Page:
“When I talk to teenagers about these sort of bans, they normally saying something like ‘well, that just means I have to use my phone in a less obvious way’,” she said. “It can lead to children being more secretive in their phone use and that means adults and teachers might not be made aware when things go wrong.”

Dr Orlando said students of all ages should be taught about the safe use of technology, including smartphones, and “extensive research” was required before national guidelines could be set.


Australia's IVF rates revealed: one in every 25 births an IVF baby

IVF success rates are climbing, with one in four embryo transfers resulting in a live birth, the latest IVF data from Australia and New Zealand shows.

More than 13,500 IVF babies were born in Australia in 2016/2017, the highest number ever recorded across the two countries, according to a new report released Sunday.

One in 25 Australian babies are now born via IVF, one in every classroom, said Professor Michael Chapman, President of the Fertility Society of Australia, which funded the report.

The success rate of IVF was greatly dependent on the age of the mother, confirmed the data compiled by UNSW’s National Perinatal Epidemiology and Statistics Unit (NPESU).

It also showed IVF mothers and babies having elevated rates of complications, including miscarriage, caesarean and premature births, though complication rates have decreased.

The rate of live deliveries per embryo transfer rose from 22.5 per cent in 2012 to 26.2 per cent in 2016.

The number of IVF treatment cycles rose by 4.3 per cent since 2015, with 81,062 cycles reported across Australian and New Zealand clinics in 2016. The report did not include individuals who travelled overseas for IVF.

Just under 18 per cent of all initiated IVF cycles resulted in a live birth.

The age of women undergoing IVF is creeping up, with patients aged over 40 now accounting for one in four IVF cycles. Their success rate had also crept up to 13 per cent.

For the first time, there were more frozen embryo transfers than fresh cycles, with almost 60 per cent of IVF babies born via frozen embryo transfers in 2016.

For women in their 20s, the live delivery rate per embryo transfer cycle was 36.9 per cent for fresh cycles and 33.3 per cent for frozen cycles using their own eggs.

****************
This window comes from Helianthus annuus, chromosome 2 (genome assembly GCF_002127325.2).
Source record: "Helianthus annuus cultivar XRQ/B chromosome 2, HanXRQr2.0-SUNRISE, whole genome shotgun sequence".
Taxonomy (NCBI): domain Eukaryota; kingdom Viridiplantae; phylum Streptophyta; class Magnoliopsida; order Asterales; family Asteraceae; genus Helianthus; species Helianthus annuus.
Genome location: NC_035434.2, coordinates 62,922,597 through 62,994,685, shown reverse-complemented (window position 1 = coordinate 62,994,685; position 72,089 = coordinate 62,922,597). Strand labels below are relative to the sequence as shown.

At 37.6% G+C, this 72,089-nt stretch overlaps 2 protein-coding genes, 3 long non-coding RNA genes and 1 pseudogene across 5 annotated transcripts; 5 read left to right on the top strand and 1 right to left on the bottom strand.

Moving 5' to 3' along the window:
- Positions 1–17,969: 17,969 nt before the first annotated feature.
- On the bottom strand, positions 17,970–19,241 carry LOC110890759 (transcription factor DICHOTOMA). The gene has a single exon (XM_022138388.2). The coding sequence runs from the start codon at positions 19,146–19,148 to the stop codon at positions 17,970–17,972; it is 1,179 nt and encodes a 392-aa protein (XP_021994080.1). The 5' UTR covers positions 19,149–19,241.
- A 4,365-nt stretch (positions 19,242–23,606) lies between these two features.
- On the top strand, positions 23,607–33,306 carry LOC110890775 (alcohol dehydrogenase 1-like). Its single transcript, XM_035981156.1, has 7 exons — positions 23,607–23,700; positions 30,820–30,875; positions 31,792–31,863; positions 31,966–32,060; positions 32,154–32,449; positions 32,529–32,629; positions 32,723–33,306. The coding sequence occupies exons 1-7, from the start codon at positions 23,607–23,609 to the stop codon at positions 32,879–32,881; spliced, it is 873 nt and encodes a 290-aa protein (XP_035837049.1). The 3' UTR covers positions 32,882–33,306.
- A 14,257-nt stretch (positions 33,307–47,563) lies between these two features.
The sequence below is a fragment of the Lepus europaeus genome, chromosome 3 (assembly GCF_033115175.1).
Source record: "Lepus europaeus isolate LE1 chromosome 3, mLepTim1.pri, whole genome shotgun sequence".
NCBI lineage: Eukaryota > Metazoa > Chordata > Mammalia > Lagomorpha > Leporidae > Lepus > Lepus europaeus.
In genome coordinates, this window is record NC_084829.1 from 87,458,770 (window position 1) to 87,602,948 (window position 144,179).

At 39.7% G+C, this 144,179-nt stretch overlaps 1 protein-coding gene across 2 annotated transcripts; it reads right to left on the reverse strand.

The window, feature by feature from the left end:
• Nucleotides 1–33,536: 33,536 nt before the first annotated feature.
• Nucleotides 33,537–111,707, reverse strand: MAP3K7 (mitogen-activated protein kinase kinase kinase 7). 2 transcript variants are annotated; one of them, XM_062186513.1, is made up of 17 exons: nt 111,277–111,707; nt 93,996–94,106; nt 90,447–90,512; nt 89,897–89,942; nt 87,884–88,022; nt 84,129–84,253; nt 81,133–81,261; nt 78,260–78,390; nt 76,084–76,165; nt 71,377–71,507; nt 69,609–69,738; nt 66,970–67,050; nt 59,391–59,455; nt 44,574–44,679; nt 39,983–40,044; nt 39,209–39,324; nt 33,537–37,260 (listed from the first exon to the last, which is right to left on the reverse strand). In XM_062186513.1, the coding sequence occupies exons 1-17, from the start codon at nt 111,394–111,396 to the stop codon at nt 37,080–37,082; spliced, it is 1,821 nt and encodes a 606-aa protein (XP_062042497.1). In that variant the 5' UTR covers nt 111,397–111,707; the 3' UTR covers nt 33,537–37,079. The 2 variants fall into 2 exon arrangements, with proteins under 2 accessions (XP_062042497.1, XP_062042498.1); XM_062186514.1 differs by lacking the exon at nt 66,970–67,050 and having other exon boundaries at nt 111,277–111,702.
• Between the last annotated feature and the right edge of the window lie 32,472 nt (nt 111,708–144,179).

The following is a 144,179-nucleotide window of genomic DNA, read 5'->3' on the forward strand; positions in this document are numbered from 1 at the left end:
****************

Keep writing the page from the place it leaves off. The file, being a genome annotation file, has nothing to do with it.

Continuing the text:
For women aged 40 to 44, the chance of a live delivery per embryo transfer cycle was 9.5 per cent and 18.6 per cent for fresh and frozen cycles respectively.

For women aged over 44, the live delivery rate was markedly low using their own fresh eggs: 1.3 per cent (six babies from 463 embryo transfer cycles).

For frozen embryo cycles among women 44 and over, the live delivery rate was 11.8 per cent (42 babies from 355 embryo transfer cycles).

More than half of births after embryo transfer cycles were caesarean sections. This was likely driven by IVF mothers being on average five years older than other mothers, as well as the anxieties of mothers and obstetricians because these births are considered high risk, Professor Chapman said.

"Science" was to thank for the rise in success rates and drop in complications, Professor Chapman said. "We're getting better at it," he said. "When I started 35 years ago IVF was an experiment. Today it is a standard medical treatment."

The UNSW report also found pre-implanatation genetic testing for embryos increased by 200 per cent since 2012.

"These results confirm Australia's place as a leading provider of safe IVF, with multiple pregnancy rates amongst the lowest in the world," Professor Chapman said


Posted by John J. Ray (M.A.; Ph.D.).    For a daily critique of Leftist activities,  see DISSECTING LEFTISM.  To keep up with attacks on free speech see Tongue Tied. Also, don't forget your daily roundup  of pro-environment but anti-Greenie  news and commentary at GREENIE WATCH .  Email me  here